The hint says multiple things.
If the animal is the bee or the ant, they probably died because the are still trapped in the sugar.
I missed the u in muore and Duo warned me "this does not look like Italian". Thanks Duo you're great!
"Come" and "more" are perfectly valid English words, so Duo was kind of right, wasn't it?
In italian dialects they say "lui more, tu mori, io moio" so you didn't make a big mistake. The gladiators in ancient Rome had to say before the combat: "Morituri te salutant" Those who are about to die salute you, this sentence, in its latin form, you can hear every now and then in spoken italian.
Just wondering, why isn't it "Come un animale muore?" Up until now, the questions have been pretty straightforward.
I had the same question a while ago, here is what I found out: come un animale muore: is afirmative. Come un animale muori, muoro io. to make a question after Come should be a verb ou a pronoun. eg: Come divento io? Come si chiama? but, Sei come lei.
I guess it is just grammar rules Jenna. In English in a question it is one animal dies. But in Dutch (my language) and apparently with Italian also in a question the words are switched: ❤❤❤ sterft 1 dier? Come muore un animale?
Morior is first person present active indicative, so that wouldn't work. Moritur would work instead.
Well it's been a good long time since I did Latin. Thanks for the clarification.
First, the verb you gave is unconjugated. Second, it's the unconjugated verb of another language, very similar to Italian: Spanish. One way to tell the difference between unconjugated verbs (can't remember how they're called, but it would be like the english equivalence for "to like", "to die", "to become" etc) in the two languages is the ending: in Italian they always end with an "ire", "are" or "ere". In spanish, the last e drops. So, to die in Spanish is "morir", whilst to die in italian is "morire". And last, the addition of the 'u' in mUore just means it's an irregular verb, though I don't know the explanation for this.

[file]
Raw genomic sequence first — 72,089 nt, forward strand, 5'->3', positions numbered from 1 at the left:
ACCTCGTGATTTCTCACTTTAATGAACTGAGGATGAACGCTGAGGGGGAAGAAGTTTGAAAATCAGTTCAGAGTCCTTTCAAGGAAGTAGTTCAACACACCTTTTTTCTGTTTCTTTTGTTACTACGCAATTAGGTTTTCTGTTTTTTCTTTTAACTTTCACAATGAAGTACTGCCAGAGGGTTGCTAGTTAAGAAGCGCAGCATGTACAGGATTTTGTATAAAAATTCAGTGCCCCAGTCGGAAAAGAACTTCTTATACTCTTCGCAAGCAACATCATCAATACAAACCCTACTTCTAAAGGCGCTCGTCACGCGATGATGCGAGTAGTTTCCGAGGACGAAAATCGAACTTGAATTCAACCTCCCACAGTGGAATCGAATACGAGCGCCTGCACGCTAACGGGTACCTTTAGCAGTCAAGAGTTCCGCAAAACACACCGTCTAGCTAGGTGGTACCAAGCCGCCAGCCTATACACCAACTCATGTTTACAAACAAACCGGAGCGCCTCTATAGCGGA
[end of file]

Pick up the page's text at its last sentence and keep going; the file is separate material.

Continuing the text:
Well I get a feeling that the base word is probably "muor" and the endings are being added on. "Morir" does not contain the base word, "muor", in it, and so that's probably why it wasn't accepted. :)
How can I know that it's an animal dying? The dictionary hint says '(you) die'. Is this my misunderstanding, or is the hint wrong?
Hints list possible definitions, always check if the subject is already in the sentence first. Another possible definition was: he she or it dies.
Of their cat's..not by drinking water.From> (''Our cats do not drink water'') XD
Italian doesn't really use the inversion of verb and subject to make a question. When not using a question word, then a positive sentence gets turned into a question by raising the voice (and adding a "?" in the written form).
Ex. Mario mangia la pasta.
Q: Mario mangia la pasta?
Il presidente ha dato le dimissioni
Q: Il presidente ha dato le dimissioni?
If you think that perché means both "why" and "because" then it will all make sense :-)
un' è l'elisione (troncamento della vocale finale) dell'articolo femminile una e non è mai usato con nomi maschili.
I nomi maschili che iniziano per vocale hanno un articolo tutto loro: un
Grazie! Mi ha aiutato molto! E ho fatto un'altra errore: Ho visto in "recensione lezzione" che ho scritto moure invece di muore...
Can someone explain why it is reads like "dies an animal" instead of like in English where the animal comes first like "an animal dies". Just need help with this language barrier.
I wrote "how dies an animal?" and got it marked "wrong". I can't see any difference, so why?